'Everyone definitely has a lot of confidence,' sophomore quarterback Connor Cook (18) said. 'Week by week you can tell guys are getting more confident in their roles, especially the younger guys like Delton (Williams) and R.J. (Shelton). The vibe is different. Guys want to work hard.' (Dale G. Young / Detroit News)
East Lansing — Things have changed dramatically around Michigan State’s offense in recent weeks.
A unit that could barely get out of its own way the first few weeks has made a dramatic turnaround since Big Ten play began two weeks ago.
Consider the fact that in three of Michigan State’s first four games, the offense mustered one touchdown in each. And in the victory over South Florida, it threw for 94 yards, quarterbacks moved in and out of the lineup and receivers had trouble hanging on to the ball.
But against Iowa to open conference, Michigan State threw for 277 yards in the 26-14 victory.
And a week later in a victory over Indiana, Michigan State had 473 yards offense (235 passing).
“Everyone definitely has a lot of confidence,” sophomore quarterback Connor Cook said. “Week by week you can tell guys are getting more confident in their roles, especially the younger guys like Delton (Williams) and R.J. (Shelton). The vibe is different. Guys want to work hard.”
It has been sparked by more accurate passing from Cook, some playmaking from the receivers and consistent play from the offensive line.
But the idea of being content with their performance is something offensive coordinator Dave Warner is stressing his unit needs to avoid heading into Saturday’s matchup against Purdue.
“Just don’t get greedy and not be satisfied where we are at,” Cook said about Warner’s message. “We’re having success on offense and we’re doing really well and having great team wins, but not to be satisfied and want to be better.”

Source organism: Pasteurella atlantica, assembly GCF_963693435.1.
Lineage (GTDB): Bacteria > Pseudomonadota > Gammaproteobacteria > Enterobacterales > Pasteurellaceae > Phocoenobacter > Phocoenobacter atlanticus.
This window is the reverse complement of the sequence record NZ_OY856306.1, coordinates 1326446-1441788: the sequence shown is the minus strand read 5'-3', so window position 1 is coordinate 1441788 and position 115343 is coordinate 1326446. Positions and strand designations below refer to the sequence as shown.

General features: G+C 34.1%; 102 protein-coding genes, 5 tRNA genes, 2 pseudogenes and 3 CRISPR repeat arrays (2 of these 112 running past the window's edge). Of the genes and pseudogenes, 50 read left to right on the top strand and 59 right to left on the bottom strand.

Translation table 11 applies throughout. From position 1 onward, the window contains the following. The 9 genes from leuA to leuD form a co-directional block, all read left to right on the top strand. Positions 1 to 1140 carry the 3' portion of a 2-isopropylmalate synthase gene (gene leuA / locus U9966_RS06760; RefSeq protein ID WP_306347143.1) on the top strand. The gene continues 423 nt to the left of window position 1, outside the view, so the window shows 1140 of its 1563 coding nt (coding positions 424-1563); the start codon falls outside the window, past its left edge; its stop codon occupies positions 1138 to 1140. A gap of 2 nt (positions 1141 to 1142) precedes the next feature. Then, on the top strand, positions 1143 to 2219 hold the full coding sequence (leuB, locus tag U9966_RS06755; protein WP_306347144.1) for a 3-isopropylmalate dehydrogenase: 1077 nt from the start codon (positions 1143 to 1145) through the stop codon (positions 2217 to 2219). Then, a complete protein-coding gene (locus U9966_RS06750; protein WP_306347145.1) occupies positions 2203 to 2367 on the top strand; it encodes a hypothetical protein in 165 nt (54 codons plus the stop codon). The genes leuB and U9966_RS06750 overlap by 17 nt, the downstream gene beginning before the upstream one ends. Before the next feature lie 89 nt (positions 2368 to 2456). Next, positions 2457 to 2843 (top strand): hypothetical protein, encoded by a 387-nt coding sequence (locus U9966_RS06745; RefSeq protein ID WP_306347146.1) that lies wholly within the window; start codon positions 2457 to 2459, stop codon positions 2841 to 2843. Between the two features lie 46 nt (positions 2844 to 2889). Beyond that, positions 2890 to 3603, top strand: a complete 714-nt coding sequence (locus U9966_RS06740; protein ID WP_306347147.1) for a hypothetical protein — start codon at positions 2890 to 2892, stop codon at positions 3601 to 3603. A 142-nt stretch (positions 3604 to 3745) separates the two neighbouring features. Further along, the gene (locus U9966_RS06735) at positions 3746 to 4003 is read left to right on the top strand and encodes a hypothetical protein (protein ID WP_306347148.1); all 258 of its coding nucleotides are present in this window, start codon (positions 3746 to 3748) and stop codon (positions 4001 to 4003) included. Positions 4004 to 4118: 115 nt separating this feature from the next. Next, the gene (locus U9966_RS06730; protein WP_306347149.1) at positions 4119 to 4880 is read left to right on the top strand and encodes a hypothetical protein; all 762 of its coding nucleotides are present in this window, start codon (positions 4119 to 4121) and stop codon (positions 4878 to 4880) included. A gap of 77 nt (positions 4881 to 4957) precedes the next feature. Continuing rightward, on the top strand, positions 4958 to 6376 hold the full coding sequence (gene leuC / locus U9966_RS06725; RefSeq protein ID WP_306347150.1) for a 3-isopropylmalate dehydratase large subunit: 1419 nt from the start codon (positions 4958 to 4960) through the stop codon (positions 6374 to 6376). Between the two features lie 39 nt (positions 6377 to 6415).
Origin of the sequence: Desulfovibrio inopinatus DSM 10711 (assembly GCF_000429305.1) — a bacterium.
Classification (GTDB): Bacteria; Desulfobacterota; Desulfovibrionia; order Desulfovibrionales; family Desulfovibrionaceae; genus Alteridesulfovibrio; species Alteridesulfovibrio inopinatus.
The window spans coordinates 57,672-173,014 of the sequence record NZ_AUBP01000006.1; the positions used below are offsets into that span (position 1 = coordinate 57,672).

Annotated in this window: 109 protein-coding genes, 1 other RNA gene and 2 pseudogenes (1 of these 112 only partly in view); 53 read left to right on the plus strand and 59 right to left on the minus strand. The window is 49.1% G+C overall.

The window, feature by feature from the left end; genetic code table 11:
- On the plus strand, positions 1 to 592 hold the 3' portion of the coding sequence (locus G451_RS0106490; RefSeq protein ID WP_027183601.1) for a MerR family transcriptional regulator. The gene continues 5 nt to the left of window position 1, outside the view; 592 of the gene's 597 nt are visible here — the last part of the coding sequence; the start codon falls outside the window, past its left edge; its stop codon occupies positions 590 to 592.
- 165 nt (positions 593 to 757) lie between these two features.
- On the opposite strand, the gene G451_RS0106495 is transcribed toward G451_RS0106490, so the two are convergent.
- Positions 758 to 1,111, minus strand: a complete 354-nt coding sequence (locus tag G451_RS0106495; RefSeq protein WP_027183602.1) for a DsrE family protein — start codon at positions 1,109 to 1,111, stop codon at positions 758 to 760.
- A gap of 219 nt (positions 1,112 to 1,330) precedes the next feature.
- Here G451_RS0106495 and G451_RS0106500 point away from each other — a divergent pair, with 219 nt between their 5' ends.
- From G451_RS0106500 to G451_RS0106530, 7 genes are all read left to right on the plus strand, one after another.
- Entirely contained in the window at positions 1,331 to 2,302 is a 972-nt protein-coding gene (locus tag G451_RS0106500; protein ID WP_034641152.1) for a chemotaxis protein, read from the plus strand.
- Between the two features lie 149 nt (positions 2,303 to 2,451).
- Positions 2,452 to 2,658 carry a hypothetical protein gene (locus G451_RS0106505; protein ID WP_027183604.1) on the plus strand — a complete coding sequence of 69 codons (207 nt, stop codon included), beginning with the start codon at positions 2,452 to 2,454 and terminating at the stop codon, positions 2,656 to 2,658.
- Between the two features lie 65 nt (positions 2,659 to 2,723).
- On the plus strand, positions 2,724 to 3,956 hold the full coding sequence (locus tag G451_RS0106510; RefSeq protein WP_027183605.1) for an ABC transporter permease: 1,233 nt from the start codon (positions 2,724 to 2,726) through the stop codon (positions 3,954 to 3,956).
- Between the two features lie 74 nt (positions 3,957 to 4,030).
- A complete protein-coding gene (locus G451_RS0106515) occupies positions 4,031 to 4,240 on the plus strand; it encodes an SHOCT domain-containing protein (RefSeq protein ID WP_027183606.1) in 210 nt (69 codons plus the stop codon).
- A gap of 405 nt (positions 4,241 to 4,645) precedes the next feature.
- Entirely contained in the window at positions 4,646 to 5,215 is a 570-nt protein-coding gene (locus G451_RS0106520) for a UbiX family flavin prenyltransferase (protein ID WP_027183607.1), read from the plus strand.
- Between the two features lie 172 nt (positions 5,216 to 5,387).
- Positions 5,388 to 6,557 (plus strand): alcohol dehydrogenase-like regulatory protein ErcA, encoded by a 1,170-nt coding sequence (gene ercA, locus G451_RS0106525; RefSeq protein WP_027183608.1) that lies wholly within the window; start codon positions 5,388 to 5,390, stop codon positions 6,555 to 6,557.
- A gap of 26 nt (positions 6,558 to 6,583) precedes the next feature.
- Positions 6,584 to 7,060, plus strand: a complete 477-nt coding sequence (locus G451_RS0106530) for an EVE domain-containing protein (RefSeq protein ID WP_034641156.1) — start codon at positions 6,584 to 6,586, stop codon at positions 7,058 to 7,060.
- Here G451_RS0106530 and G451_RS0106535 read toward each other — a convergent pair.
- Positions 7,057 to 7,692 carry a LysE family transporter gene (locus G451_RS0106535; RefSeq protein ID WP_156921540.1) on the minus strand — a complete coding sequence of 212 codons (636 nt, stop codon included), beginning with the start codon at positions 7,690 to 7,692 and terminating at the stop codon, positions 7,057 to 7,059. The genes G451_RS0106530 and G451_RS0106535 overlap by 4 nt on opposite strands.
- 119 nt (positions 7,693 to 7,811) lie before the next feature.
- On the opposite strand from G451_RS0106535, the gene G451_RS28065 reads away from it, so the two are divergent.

One player who has personified the increased confidence is wide receiver Tony Lippett.
The junior caught 36 passes last season, but played sparingly the first four games with his four receptions against Youngstown State his only production. But he worked his way back in the starting lineup against Iowa and had six catches against Indiana.
“He’s just sort of reaffirmed where he’s at,” coach Mark Dantonio said. “He’s regrouped. I think that’s what people do. I tried to encourage all of our football players after the Notre Dame game to sort of regroup, get things off their chest. … just rededicate yourself to your focus, and he’s played very well.”
Lippett took it to heart, and his first catch against Indiana was a tough one where he hung on to the ball deep in Hoosiers territory after taking a big hit.
“He was just telling me that I need to use my size, I need to play big, and I need to be aggressive,” said Lippett, who is 6-foot-3. ‘That’s one thing I took to heart. … I just had to re-evaluate myself and see what I’m good at, see what I’m bad at and see what I need to work on and then I just tried to work on it no matter what.”
As much as Cook has improved as a passer — he was 22-for-31 for 235 yards against Indiana — Dantonio believes Cook has the ability to be a productive runner.
“I think Connor can create and become a 100-yard rusher much like some other quarterbacks,” Dantonio said.
“Whether it’s running for 30 or 40 yards or scrambling three times for 20 or something of that nature as it naturally occurs. I don’t think we’re going to run him 18 times a game.”
Cook has a long run this season of 20 yards and has shown flashes while gaining 103 yards on 36 carries. But he isn’t planning on becoming a runner first.
“I’m not going to try to force anything,” Cook said. “I’m going to go through my reads, and if a play breaks down I’m going to scramble.”